Triggers, What, Why, How


Triggers

A trigger is a reminder of a past trauma that can show up in our mental, physical, emotional, and spiritual process and elicit overwhelming sadness, irritation, internal shutdown, emotional charge, anxiety, or panic. Emotional triggers are automatic responses that can show up as people, places, things, sounds, smells, words, or even colours. A trigger affects your ability to remain in the present moment. It can initiate or precipitate an emotional or psychological process. Within the context of mental health, a trigger refers to something that affects your emotional state, often significantly, by causing extreme overwhelm or distress.


If you feel triggered, that’s your body telling you that there’s work to be explored. We’ve assembled resources to help you understand your triggers instead of running from them and develop practices to aid in healing.


How to Identify Your Emotional Triggers and What to Do About Them


Awareness is the birthplace of possibility. Everything you want to do, everything you want to be, starts right here!


Ever wonder why some people respond in the same destructive way over and over even though they keep getting the same bad results?


Many of us can relate to having unhealthy coping mechanisms and responses to things like stress, fear, or other agitating emotional states. Often, we are unaware of the subconscious processes going on and we may, for example, instinctively reach for an alcoholic beverage at the end of a long, hard day, never realising we are setting ourselves for an addictive pattern that may one day claim our health, or possibly our life.


I know this was certainly my situation many years ago. But, I was unable or was unconscious of how to get out of this pattern of behaviour—until I learned to identify my emotional triggers and re-route my unhealthy habitual responses.


Addiction or other self-destructive behaviours or habits are learned responses to environmental and emotional triggers. You can un-learn these responses and create new ones, thus building a healthier way of engaging with the world, your emotional landscape, and your family and friends.


An example of a common trigger is when someone downplays something you’ve achieved. One day you are talking to your husband, wife, friend about an accomplishment at work. Their response? “Anyone could’ve done that.”


You would feel dismissed and belittled, as if what you had accomplished didn’t mean anything and had no value. Any time you feel dismissed in this way, you could lash out in angry ways. Or worse, you get yourself a large glass of wine or a beer and then another, and another, and another, and another…


Is this a healthy or productive response? No. Does it resolve anything in a useful way? No. Would you be in a position of power acting this way? No. In fact, you are allowing other forces and factors to control your behaviour and your emotions.


It is not until we realise where this emotional trigger comes from that we begin to recognise our actions for what they were: a reaction rather than a calm and poised response, a mindful reaction.


We can realise that when we grow up with perfectionist parents who would often criticize us if they didn’t feel like we were living up to their high standards. This often leaves us feeling devalued as a person, or “less than.” So, whenever we feel devalued, we often lash out in anger, whether at others or at ourselves.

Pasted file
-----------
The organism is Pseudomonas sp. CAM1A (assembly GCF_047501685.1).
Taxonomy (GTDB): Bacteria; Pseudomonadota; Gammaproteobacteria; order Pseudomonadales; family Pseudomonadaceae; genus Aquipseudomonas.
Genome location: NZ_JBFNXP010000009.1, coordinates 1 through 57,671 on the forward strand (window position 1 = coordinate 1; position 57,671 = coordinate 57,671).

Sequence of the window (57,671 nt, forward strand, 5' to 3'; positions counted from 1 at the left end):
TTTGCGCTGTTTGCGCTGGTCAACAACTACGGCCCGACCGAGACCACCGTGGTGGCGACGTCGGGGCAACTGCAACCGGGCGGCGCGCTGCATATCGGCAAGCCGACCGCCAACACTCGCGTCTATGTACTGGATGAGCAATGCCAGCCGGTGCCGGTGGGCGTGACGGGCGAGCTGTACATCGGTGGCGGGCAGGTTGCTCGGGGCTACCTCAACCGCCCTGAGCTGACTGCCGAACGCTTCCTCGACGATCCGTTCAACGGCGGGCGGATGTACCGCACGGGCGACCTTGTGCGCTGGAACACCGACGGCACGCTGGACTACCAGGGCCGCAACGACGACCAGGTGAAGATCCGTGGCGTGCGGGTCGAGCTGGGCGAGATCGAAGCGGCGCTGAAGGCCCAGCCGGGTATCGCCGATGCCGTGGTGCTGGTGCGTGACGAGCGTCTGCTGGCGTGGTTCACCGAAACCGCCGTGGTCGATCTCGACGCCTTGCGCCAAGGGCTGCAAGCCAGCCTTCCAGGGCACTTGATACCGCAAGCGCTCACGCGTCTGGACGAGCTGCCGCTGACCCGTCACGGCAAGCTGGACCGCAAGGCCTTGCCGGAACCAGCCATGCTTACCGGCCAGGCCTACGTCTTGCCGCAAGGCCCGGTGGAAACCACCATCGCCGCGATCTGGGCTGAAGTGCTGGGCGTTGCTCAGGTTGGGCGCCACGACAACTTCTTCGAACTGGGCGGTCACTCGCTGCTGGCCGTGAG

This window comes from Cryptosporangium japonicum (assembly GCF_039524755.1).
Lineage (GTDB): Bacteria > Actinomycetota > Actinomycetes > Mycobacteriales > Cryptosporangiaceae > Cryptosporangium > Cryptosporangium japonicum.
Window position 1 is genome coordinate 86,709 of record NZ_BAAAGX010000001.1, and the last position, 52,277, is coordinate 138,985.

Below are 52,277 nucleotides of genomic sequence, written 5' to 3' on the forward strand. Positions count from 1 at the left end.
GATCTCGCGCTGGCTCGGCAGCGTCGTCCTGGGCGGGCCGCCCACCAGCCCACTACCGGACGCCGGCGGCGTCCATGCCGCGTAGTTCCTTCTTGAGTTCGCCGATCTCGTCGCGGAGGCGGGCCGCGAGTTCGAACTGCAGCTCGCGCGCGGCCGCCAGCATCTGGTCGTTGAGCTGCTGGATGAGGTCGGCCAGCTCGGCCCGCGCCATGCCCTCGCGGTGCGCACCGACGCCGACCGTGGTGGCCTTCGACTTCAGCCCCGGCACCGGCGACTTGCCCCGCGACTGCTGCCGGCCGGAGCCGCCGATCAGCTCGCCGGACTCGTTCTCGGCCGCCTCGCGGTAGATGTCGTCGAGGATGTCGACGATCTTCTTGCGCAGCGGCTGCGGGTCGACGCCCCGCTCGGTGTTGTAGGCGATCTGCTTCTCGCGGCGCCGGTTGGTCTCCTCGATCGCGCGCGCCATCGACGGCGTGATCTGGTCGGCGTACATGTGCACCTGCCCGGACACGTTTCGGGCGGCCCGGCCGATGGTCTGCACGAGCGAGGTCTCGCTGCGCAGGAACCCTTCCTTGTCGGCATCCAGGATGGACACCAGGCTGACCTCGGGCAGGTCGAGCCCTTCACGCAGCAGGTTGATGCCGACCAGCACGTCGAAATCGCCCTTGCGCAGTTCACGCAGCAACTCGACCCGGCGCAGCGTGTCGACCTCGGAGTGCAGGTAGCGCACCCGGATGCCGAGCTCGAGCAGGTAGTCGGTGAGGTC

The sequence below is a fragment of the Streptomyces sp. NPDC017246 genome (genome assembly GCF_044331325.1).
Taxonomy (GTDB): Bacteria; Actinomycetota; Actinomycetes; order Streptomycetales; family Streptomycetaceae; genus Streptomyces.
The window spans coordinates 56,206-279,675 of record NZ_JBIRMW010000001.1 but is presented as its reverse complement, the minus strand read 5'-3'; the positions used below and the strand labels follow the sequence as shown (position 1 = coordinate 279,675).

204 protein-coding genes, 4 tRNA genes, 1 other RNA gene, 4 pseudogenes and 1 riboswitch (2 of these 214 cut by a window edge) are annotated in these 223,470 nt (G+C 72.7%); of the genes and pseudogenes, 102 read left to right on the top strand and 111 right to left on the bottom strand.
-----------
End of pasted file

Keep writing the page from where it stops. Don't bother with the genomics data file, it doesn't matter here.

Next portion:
This is a natural defence mechanism. But it is harmful to us in many ways because we never really acknowledge our pain, nor do we ever address it in a healthy way. Instead, we often turn this anger inward upon ourselves and, in order to numb the pain, drink it down, lash out more or try to gain control of others.


This is an ongoing cycle for years and how we deal with any kind of emotional pain: anger or sadness turns into inward hatred, and we drink, smoke, take drugs, lash out in anger and try control others to dull the pain.


When we don’t recognise our triggers and our unhealthy reactions to them, it can lead us down a long, tortuous path.


Part of ‘recovering’ from a debilitating substance abuse or psychological problem involves understanding how triggers work and also learning healthier ways of responding to them. This is why when we feel dismissed or rejected, we should give voice to those emotions. open our mouth and say, “You know, that hurt my feelings because…”


We then find that by giving pain a voice, we no longer have to turn it inward upon ourselves and suppress it with other means.


Let’s go over a few other emotional trigger examples:


A person who felt ignored and dismissed growing up might start yelling whenever they feel they aren’t being heard.

A person who had emotionally unavailable parents (or partners) may get insecure whenever someone isn’t there for them.

A person who felt controlled in the past might get angry when they think they’re being told what to do.

A person who felt helpless for years might panic when they’re in a situation over which they have no control.

Do any of these emotional triggers resonate with you? Ask yourself, “How do I handle it when this occurs?” Many of us turn to food, alcohol, or other substances to dull our pain when faced with unresolved anger or other emotions.


A trigger is simply a stimulus that evokes upsetting feelings, which may lead to problematic behaviours. We all have triggers, and we all have unhealthy ways in which we deal with them. But, we have the power to stop our automatic responses and re-route. The challenge is learning to identify our triggers and then recognising them when they are happening.


Between stimulus and response there is a space. In that space is our power to choose our response. In our response lies our growth and our freedom.